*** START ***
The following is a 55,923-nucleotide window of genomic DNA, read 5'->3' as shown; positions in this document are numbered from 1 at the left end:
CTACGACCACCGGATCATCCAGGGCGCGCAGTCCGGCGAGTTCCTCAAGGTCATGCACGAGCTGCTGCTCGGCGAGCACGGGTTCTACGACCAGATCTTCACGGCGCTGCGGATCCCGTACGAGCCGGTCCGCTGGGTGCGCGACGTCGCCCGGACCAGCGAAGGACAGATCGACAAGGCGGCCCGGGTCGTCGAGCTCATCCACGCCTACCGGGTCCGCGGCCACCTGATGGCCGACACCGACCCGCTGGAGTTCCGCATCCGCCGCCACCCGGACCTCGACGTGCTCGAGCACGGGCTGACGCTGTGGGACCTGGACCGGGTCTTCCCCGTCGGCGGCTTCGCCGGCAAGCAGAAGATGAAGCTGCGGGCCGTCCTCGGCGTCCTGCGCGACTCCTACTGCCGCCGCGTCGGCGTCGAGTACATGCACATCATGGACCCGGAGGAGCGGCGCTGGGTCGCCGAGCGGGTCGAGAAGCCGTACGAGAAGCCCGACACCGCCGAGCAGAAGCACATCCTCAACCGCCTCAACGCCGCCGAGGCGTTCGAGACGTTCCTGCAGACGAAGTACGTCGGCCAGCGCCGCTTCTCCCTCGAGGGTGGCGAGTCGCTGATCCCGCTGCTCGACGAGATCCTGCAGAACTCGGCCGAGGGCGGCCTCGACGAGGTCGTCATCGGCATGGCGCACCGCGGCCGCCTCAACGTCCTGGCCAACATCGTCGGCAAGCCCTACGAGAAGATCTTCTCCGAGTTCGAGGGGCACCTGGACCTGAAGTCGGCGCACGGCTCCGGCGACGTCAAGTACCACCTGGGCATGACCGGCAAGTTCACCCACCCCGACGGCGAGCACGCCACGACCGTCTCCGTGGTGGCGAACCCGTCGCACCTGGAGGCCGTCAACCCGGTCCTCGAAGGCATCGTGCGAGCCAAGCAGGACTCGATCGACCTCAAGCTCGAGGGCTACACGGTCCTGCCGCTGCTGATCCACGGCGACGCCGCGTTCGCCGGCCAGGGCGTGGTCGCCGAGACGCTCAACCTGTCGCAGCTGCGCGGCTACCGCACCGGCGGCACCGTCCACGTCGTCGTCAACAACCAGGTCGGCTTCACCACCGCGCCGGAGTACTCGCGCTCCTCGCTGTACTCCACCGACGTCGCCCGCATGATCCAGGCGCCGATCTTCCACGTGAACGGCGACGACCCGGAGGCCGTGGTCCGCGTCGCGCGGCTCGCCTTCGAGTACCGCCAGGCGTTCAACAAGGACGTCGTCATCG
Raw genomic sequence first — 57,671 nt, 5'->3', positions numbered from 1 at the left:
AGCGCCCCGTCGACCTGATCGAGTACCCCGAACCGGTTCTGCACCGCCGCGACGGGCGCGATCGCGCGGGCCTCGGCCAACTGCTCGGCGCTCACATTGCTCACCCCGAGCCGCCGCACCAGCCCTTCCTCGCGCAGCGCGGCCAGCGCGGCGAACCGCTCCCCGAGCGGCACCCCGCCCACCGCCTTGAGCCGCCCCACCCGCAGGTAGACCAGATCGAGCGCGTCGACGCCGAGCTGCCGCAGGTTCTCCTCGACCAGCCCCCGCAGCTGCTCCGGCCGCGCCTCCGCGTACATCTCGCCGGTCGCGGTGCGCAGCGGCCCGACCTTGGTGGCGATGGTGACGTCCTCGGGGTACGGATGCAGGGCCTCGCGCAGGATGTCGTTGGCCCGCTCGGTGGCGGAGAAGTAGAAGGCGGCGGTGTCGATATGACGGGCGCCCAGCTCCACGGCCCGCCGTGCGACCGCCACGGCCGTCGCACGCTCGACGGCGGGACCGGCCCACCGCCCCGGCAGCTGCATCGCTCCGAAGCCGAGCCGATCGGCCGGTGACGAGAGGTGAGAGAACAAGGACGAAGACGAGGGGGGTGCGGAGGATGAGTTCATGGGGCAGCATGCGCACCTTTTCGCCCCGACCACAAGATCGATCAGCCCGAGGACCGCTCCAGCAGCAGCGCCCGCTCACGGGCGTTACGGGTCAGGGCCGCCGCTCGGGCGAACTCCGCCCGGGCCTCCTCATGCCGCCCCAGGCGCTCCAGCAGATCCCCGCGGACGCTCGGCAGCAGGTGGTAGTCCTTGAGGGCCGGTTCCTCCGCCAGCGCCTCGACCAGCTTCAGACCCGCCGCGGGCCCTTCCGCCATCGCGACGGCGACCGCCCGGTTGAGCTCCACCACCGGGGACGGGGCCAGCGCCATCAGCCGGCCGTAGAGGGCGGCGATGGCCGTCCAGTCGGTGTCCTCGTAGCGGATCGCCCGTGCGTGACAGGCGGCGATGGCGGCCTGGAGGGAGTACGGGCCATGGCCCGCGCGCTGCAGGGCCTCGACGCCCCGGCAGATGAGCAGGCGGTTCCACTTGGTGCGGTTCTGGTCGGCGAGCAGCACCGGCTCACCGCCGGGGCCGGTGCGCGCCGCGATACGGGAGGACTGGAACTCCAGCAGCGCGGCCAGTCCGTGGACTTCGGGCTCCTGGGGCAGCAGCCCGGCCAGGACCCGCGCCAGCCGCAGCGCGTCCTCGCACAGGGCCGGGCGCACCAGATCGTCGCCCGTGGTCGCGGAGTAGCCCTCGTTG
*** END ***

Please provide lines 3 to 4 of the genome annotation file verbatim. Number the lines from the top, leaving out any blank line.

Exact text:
Raw genomic sequence first — 57,671 nt, 5'->3', positions numbered from 1 at the left:
AGCGCCCCGTCGACCTGATCGAGTACCCCGAACCGGTTCTGCACCGCCGCGACGGGCGCGATCGCGCGGGCCTCGGCCAACTGCTCGGCGCTCACATTGCTCACCCCGAGCCGCCGCACCAGCCCTTCCTCGCGCAGCGCGGCCAGCGCGGCGAACCGCTCCCCGAGCGGCACCCCGCCCACCGCCTTGAGCCGCCCCACCCGCAGGTAGACCAGATCGAGCGCGTCGACGCCGAGCTGCCGCAGGTTCTCCTCGACCAGCCCCCGCAGCTGCTCCGGCCGCGCCTCCGCGTACATCTCGCCGGTCGCGGTGCGCAGCGGCCCGACCTTGGTGGCGATGGTGACGTCCTCGGGGTACGGATGCAGGGCCTCGCGCAGGATGTCGTTGGCCCGCTCGGTGGCGGAGAAGTAGAAGGCGGCGGTGTCGATATGACGGGCGCCCAGCTCCACGGCCCGCCGTGCGACCGCCACGGCCGTCGCACGCTCGACGGCGGGACCGGCCCACCGCCCCGGCAGCTGCATCGCTCCGAAGCCGAGCCGATCGGCCGGTGACGAGAGGTGAGAGAACAAGGACGAAGACGAGGGGGGTGCGGAGGATGAGTTCATGGGGCAGCATGCGCACCTTTTCGCCCCGACCACAAGATCGATCAGCCCGAGGACCGCTCCAGCAGCAGCGCCCGCTCACGGGCGTTACGGGTCAGGGCCGCCGCTCGGGCGAACTCCGCCCGGGCCTCCTCATGCCGCCCCAGGCGCTCCAGCAGATCCCCGCGGACGCTCGGCAGCAGGTGGTAGTCCTTGAGGGCCGGTTCCTCCGCCAGCGCCTCGACCAGCTTCAGACCCGCCGCGGGCCCTTCCGCCATCGCGACGGCGACCGCCCGGTTGAGCTCCACCACCGGGGACGGGGCCAGCGCCATCAGCCGGCCGTAGAGGGCGGCGATGGCCGTCCAGTCGGTGTCCTCGTAGCGGATCGCCCGTGCGTGACAGGCGGCGATGGCGGCCTGGAGGGAGTACGGGCCATGGCCCGCGCGCTGCAGGGCCTCGACGCCCCGGCAGATGAGCAGGCGGTTCCACTTGGTGCGGTTCTGGTCGGCGAGCAGCACCGGCTCACCGCCGGGGCCGGTGCGCGCCGCGATACGGGAGGACTGGAACTCCAGCAGCGCGGCCAGTCCGTGGACTTCGGGCTCCTGGGGCAGCAGCCCGGCCAGGACCCGCGCCAGCCGCAGCGCGTCCTCGCACAGGGCCGGGCGCACCAGATCGTCGCCCGTGGTCGCGGAGTAGCCCTCGTTG